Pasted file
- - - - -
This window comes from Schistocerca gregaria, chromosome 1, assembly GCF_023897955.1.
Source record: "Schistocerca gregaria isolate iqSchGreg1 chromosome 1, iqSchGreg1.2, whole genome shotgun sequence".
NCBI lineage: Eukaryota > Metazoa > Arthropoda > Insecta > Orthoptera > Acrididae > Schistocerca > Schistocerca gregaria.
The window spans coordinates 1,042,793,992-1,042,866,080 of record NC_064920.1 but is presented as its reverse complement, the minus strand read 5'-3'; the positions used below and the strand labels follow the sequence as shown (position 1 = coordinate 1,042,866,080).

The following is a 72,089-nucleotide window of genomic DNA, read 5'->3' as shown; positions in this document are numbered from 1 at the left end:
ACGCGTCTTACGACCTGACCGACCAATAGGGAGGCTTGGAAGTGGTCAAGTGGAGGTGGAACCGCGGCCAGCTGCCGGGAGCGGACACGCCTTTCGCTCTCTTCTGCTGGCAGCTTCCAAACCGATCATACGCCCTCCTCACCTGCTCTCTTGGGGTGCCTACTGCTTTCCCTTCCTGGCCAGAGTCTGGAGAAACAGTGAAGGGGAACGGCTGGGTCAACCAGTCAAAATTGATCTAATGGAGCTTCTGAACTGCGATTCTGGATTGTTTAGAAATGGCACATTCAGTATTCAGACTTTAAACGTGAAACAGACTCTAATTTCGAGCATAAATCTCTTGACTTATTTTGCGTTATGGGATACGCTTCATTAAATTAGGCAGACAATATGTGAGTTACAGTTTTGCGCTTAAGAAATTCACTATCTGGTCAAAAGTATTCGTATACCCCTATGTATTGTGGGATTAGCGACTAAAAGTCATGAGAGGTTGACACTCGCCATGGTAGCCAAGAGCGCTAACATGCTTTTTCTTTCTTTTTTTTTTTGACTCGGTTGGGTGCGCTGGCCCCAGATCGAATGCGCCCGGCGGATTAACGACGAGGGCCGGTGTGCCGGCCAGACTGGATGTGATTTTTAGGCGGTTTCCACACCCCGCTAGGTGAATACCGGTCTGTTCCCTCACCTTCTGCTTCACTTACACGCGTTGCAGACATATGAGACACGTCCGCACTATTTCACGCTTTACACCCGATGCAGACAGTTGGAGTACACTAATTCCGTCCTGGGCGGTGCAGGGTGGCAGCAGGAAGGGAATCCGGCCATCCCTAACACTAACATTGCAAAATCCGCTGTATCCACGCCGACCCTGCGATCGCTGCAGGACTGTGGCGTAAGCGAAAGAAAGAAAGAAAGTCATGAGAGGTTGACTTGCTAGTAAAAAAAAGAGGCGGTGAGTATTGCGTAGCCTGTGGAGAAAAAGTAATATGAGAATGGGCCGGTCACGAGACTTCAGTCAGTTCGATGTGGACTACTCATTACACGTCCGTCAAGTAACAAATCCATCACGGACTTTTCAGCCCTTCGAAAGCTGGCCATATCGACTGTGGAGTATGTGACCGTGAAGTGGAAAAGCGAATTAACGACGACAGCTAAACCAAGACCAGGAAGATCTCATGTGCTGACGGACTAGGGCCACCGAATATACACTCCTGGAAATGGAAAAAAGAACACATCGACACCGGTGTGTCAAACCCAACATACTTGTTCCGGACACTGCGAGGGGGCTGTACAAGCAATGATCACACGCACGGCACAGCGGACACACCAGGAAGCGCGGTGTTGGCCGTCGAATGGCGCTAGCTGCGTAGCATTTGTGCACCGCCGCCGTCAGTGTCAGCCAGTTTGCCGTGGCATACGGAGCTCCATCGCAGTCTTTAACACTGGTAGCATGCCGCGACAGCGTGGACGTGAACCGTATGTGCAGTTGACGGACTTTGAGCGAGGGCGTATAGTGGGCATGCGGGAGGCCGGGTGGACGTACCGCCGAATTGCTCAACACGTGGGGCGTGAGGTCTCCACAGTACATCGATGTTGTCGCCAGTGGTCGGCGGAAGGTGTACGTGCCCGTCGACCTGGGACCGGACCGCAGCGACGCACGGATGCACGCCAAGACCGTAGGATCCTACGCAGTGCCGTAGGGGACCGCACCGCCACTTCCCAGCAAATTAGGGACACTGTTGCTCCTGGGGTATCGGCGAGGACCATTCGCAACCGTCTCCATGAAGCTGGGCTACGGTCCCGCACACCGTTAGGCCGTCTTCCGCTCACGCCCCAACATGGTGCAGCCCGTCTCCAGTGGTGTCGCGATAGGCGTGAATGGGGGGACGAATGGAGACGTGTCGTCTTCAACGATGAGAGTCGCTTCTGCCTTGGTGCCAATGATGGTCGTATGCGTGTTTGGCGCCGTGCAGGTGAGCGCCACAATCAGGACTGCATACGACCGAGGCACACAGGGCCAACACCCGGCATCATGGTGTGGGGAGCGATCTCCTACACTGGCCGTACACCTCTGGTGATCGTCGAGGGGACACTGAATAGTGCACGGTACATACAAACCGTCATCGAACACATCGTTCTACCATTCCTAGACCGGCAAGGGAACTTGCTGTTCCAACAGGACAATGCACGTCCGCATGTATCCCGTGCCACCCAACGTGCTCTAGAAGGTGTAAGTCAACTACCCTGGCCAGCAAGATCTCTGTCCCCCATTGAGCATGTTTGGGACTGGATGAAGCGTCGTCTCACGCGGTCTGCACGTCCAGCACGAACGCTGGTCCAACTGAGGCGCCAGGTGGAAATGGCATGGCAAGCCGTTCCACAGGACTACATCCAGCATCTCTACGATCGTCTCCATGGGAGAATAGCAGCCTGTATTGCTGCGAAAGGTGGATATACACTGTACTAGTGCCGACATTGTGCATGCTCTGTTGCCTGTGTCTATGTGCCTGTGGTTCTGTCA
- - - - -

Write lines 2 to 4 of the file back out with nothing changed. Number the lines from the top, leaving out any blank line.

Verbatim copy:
Source record: "Schistocerca gregaria isolate iqSchGreg1 chromosome 1, iqSchGreg1.2, whole genome shotgun sequence".
NCBI lineage: Eukaryota > Metazoa > Arthropoda > Insecta > Orthoptera > Acrididae > Schistocerca > Schistocerca gregaria.
The window spans coordinates 1,042,793,992-1,042,866,080 of record NC_064920.1 but is presented as its reverse complement, the minus strand read 5'-3'; the positions used below and the strand labels follow the sequence as shown (position 1 = coordinate 1,042,866,080).